Another metric economists pay attention to is the median family income. If you lined up every family by income, the middle family would earn the median family income. In the United States, it sits just under $70,000 per year for a family of four. It’s meant to capture how much the economy delivers to a middle-class household. But it obscures the profound poverty in which so many families live. Consider a thought experiment. Imagine everyone below that median lost their jobs and all other sources of income. How would it change our median family income? It wouldn’t move it a dime. Perhaps taking an arithmetic mean (a true average, rather than the median, or middle family) would more heavily weight the incomes of the lowest earners, right? Sure. But then consider how inequality at the top obscures the metric, as well: the top 1% of earners in America contribute a full 20% of the country’s income.
Another problem with economic metrics is that they generally lag behind our experiences. But economic comfort isn’t quite a matter of anything that happened in the past; it’s a matter of what we think will happen in the future. To get a picture of that, we tend to extrapolate from current trends. While pundits and politicians often pay attention to where a metric is right now, most people pay attention to how a metric is trending. When Americans are hit monthly with a warning that inflation is increasing, threatening to take ever bigger bites out of their paychecks, it’s no wonder they’re worried. This is particularly true among the lowest-income Americans, whom economic indicators have always underrepresented.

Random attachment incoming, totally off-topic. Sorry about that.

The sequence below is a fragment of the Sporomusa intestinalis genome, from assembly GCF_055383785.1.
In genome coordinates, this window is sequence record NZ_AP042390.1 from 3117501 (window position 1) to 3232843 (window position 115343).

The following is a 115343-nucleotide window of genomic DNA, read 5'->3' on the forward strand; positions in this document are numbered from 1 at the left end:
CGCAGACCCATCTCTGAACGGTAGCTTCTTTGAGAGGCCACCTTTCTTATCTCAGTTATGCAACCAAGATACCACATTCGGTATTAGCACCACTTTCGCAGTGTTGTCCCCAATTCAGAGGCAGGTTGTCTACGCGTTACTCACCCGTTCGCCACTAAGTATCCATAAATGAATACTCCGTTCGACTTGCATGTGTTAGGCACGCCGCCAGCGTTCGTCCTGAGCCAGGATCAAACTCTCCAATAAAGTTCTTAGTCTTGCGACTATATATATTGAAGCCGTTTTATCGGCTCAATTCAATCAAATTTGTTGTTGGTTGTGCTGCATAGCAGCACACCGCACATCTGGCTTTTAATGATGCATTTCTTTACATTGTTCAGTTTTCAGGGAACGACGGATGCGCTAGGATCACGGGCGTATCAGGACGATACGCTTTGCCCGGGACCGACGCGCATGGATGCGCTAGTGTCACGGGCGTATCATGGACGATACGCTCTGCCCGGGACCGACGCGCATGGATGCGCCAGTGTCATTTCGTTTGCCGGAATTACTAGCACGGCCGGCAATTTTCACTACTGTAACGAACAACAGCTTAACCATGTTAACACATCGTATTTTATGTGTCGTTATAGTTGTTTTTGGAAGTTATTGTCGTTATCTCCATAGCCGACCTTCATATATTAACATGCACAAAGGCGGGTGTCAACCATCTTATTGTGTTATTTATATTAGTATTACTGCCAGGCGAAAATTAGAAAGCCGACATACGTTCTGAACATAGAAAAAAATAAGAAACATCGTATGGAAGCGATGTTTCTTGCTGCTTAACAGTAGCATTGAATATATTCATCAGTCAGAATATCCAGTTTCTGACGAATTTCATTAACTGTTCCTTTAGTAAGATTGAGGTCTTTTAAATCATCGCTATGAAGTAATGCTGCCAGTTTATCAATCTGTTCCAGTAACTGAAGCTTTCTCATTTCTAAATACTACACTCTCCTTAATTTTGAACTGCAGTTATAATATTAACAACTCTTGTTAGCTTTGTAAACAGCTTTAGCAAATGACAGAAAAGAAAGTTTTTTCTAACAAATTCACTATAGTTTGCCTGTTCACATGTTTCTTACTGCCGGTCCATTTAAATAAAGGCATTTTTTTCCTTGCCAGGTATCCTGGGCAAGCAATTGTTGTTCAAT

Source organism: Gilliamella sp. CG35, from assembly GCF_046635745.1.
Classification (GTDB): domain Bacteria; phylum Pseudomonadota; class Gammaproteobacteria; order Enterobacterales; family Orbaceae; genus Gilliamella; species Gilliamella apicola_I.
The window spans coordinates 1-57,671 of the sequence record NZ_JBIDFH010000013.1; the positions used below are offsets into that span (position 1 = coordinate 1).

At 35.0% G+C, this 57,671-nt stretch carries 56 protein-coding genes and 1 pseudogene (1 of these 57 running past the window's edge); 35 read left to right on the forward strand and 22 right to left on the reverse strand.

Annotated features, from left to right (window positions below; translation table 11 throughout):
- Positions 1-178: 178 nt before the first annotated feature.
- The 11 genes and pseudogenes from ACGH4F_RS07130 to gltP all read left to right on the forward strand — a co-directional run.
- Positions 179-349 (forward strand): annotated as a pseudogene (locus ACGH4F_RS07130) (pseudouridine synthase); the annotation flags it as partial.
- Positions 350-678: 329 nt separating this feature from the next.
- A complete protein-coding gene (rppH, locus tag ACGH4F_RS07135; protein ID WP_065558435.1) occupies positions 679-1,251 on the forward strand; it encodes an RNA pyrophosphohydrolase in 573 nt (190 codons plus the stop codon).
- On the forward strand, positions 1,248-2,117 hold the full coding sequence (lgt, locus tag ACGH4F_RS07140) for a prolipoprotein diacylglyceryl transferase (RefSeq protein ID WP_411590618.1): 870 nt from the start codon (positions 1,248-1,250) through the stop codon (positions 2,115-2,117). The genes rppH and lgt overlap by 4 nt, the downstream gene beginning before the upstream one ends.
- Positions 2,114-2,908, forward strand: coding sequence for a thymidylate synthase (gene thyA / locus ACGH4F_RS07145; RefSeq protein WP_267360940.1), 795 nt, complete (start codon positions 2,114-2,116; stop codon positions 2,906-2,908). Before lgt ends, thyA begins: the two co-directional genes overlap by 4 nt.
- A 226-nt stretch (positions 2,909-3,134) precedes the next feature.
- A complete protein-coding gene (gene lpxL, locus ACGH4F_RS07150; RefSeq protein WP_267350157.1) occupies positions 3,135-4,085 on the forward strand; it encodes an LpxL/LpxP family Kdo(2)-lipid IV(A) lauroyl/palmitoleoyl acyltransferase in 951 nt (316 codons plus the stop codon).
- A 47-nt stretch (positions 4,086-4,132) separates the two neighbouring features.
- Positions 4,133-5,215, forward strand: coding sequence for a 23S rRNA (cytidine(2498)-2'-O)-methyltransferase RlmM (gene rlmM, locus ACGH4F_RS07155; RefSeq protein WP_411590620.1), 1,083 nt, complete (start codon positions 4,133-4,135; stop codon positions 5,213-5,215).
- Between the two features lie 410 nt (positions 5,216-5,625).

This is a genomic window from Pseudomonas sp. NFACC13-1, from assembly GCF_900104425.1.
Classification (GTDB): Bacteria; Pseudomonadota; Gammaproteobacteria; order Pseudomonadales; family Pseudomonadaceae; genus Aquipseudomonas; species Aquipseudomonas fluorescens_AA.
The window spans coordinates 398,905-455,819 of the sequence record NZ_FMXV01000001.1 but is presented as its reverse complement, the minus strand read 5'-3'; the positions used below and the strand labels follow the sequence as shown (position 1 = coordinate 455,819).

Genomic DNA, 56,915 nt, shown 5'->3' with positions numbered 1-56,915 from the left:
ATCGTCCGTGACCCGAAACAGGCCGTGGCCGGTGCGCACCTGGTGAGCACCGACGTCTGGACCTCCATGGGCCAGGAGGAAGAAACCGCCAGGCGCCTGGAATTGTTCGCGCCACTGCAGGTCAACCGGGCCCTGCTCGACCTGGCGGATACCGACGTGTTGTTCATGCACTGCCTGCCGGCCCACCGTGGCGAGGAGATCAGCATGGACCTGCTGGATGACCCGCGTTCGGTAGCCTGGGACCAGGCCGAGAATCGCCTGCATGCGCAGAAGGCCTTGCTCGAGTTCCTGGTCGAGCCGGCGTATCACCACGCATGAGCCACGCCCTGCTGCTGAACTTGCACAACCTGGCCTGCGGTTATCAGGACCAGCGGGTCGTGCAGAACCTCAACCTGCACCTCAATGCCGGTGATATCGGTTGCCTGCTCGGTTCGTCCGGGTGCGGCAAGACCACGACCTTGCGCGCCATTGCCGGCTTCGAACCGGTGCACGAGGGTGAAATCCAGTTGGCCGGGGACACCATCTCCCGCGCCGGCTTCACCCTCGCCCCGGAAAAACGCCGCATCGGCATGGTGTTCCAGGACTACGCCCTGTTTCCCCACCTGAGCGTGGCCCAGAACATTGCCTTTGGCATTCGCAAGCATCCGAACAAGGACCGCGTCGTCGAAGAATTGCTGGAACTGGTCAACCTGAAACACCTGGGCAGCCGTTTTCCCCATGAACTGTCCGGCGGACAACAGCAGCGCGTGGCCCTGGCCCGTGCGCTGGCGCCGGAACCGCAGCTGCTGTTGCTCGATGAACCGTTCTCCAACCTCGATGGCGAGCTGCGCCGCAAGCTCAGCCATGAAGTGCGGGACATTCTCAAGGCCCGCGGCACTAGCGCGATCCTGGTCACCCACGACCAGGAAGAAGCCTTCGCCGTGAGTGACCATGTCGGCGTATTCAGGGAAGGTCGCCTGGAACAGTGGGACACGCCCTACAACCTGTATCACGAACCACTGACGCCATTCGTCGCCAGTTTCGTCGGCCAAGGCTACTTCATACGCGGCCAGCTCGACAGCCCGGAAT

Rather than try to assuage anxieties about the economy with claims that economic metrics are as good as they’ve ever been, the Administration should take seriously the fears that Americans have about the economy. Because there’s a pernicious feature to economic anxieties — they create economic futures. Fears over inflation create behaviors that drive inflation. Rather than tout the “Greatest Economy Ever,” perhaps it would be better to ask what the metrics are obscuring — and have been obscuring for millions of Americans. One thing remains clear, though. Passing the President’s Build Back Better agenda, including universal child care, home- and community-based care, paid family leave, and childhood tax credits would do wonders for the people our metrics tend most often to overlook.
Because while the economic metrics may not be that bad, they are indeed bad metrics.